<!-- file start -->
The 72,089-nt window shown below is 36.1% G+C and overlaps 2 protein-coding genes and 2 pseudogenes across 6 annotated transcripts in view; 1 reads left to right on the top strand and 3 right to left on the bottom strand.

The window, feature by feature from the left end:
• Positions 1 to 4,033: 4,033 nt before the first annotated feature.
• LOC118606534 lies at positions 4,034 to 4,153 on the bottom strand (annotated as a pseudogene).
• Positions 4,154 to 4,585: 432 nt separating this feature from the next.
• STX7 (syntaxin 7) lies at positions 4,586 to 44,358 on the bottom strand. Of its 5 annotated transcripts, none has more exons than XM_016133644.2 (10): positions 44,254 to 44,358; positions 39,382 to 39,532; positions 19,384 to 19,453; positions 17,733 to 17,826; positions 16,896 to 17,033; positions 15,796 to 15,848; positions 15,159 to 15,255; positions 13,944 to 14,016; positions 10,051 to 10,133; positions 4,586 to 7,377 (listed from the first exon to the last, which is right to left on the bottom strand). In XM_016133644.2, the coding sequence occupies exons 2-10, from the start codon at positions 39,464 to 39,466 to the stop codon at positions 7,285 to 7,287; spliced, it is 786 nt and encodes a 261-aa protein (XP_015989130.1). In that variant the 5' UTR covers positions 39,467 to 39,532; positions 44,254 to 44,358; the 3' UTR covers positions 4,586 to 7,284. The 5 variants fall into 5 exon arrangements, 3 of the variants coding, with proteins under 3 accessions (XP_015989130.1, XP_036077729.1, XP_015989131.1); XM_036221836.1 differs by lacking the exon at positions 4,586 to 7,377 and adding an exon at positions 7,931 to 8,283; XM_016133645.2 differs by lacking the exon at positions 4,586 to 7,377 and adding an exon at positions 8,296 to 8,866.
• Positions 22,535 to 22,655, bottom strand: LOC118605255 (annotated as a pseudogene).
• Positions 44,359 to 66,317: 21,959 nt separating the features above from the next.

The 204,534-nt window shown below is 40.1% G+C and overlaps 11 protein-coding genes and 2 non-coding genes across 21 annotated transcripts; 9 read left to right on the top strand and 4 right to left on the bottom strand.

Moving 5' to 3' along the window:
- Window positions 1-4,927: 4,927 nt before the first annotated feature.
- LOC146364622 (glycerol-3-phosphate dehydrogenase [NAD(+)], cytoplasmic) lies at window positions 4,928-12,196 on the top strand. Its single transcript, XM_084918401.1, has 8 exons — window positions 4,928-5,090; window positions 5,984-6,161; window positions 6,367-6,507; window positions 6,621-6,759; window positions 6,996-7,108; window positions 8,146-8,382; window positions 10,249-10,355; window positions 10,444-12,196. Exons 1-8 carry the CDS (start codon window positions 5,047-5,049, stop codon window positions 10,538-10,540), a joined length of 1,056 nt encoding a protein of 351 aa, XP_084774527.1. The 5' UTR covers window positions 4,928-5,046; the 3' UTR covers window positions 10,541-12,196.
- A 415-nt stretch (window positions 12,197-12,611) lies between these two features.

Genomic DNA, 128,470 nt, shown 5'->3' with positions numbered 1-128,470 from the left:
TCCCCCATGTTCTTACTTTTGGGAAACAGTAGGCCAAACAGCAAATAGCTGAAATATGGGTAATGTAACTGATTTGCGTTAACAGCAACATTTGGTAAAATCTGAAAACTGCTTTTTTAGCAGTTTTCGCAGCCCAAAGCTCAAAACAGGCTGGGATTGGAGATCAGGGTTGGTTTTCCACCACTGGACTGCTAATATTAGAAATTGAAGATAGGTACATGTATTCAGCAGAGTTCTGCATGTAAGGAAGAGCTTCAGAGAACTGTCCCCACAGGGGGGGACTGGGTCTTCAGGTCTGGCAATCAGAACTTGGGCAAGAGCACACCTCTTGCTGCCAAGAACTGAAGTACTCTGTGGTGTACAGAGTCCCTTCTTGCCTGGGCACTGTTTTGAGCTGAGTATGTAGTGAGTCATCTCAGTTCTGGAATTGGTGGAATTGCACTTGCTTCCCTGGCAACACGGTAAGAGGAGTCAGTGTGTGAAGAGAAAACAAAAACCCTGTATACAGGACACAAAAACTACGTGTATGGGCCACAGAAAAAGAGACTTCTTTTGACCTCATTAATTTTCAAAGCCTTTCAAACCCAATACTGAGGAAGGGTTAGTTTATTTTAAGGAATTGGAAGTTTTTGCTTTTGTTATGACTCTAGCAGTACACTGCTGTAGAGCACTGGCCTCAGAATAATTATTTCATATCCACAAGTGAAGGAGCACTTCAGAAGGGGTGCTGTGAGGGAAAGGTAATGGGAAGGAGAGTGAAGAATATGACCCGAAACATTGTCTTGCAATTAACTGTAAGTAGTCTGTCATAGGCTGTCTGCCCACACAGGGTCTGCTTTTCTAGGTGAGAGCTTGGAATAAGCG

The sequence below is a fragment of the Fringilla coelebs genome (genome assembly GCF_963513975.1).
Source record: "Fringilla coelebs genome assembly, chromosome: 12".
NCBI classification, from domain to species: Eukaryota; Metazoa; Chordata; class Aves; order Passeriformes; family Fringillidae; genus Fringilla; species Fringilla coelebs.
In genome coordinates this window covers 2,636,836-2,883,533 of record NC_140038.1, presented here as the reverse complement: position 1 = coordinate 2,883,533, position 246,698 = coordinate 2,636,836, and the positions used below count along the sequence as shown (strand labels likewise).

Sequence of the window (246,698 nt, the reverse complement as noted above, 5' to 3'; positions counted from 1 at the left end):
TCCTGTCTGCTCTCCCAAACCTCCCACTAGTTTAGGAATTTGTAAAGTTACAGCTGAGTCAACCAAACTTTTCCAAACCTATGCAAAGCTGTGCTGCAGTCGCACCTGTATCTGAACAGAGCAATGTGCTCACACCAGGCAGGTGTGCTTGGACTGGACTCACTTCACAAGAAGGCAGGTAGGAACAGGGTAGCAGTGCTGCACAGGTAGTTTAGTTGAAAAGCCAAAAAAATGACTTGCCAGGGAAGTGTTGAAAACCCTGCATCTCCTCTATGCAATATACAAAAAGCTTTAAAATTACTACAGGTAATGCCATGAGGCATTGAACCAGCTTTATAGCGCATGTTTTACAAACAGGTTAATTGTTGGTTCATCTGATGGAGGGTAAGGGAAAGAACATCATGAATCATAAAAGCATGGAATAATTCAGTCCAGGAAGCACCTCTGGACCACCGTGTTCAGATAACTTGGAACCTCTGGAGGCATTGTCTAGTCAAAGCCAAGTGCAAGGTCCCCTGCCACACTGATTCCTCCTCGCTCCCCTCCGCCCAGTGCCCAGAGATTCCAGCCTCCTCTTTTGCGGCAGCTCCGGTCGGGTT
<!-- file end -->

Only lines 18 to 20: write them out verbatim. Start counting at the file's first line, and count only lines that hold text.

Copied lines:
NCBI classification, from domain to species: Eukaryota; Metazoa; Chordata; class Aves; order Passeriformes; family Fringillidae; genus Fringilla; species Fringilla coelebs.
In genome coordinates this window covers 2,636,836-2,883,533 of record NC_140038.1, presented here as the reverse complement: position 1 = coordinate 2,883,533, position 246,698 = coordinate 2,636,836, and the positions used below count along the sequence as shown (strand labels likewise).

Sequence of the window (246,698 nt, the reverse complement as noted above, 5' to 3'; positions counted from 1 at the left end):